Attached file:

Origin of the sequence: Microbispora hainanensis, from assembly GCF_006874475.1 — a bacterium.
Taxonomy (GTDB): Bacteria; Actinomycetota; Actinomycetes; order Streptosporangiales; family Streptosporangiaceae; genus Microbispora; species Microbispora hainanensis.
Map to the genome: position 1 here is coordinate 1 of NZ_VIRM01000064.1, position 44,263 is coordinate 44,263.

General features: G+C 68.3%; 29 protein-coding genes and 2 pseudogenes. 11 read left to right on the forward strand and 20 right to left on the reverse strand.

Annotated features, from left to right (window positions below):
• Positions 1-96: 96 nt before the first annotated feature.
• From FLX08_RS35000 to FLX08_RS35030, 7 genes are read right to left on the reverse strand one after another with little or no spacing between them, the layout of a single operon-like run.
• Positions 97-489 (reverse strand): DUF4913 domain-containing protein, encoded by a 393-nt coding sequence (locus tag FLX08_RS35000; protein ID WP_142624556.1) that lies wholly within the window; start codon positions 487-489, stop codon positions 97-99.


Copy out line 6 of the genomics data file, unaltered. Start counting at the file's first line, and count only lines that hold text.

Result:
• Positions 1-96: 96 nt before the first annotated feature.